Abdominal hysterectomy is surgery to remove the uterus, and usually the cervix, through a cut (incision) in the lower belly. The ovaries and fallopian tubes also may be removed.
The doctor may do the surgery through a side-to-side (horizontal) incision called a "bikini cut" at the pubic hairline. Or the incision may be up and down (vertical) between the belly button and the pubic bone. Either type of incision leaves a scar that usually fades with time.
After the surgery, you will no longer have periods or be able to get pregnant. Your doctor may recommend that you take hormones if your ovaries were removed. Your doctor will talk to you about the risks and benefits of hormones and how long to take them.
A hysterectomy probably will not lower your interest in sex. In fact, some women enjoy sex more when they no longer have to worry about birth control or heavy bleeding.
Most women go home in 1 to 2 days. You will likely feel better each day. But you may need about 4 to 6 weeks to fully recover.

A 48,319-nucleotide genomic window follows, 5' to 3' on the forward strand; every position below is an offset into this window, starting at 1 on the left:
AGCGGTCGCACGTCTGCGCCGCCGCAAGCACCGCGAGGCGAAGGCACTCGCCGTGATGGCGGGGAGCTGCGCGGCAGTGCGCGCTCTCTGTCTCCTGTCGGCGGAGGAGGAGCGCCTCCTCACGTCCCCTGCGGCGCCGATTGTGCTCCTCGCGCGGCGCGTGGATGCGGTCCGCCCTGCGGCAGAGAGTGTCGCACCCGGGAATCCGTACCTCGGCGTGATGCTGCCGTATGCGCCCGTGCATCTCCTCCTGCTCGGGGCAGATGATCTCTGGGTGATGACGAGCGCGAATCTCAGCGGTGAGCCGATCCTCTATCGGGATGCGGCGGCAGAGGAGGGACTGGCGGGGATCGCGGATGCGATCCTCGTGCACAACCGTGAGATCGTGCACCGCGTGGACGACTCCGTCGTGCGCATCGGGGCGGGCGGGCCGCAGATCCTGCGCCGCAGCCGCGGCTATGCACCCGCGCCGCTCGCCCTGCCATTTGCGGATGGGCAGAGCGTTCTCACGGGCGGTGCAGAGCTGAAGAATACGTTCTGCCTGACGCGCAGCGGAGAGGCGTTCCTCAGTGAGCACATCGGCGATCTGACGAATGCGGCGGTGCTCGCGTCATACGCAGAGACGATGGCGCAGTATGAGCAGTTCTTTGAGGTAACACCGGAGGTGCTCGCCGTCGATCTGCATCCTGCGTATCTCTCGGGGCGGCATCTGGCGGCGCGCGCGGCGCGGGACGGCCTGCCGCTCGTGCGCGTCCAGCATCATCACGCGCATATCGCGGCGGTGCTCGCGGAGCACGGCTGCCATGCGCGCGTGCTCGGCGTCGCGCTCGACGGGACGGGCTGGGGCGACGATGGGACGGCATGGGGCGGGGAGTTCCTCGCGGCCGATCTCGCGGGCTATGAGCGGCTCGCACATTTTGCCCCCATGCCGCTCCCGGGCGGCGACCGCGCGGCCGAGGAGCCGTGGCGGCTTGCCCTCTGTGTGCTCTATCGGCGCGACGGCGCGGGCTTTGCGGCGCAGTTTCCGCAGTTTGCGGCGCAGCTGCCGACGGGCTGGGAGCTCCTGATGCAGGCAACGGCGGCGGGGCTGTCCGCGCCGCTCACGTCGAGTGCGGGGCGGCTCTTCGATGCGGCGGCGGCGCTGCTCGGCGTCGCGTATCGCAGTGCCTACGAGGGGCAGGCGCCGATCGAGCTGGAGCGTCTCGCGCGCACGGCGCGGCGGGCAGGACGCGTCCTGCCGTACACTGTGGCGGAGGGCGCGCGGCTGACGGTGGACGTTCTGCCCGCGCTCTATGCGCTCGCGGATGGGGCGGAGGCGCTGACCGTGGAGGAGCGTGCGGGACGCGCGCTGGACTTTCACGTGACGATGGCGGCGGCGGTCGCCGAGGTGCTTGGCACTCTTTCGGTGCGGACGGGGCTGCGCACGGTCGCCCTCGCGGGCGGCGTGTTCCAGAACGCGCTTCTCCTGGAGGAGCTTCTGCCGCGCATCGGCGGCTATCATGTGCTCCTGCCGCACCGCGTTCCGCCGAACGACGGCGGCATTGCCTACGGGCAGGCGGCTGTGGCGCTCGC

Follow-up care is a key part of your treatment and safety. Be sure to make and go to all appointments, and call your doctor or nurse call line if you are having problems. It's also a good idea to know your test results and keep a list of the medicines you take.
Having surgery can be stressful. This information will help you understand what you can expect and how to safely prepare for surgery.
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Current as of: October 13, 2016
Adam Husney, MD - Family Medicine
& Kathleen Romito, MD - Family Medicine & Martin J. Gabica, MD - Family Medicine & A. Evan Eyler, MD, MPH - Family Medicine, Psychiatry
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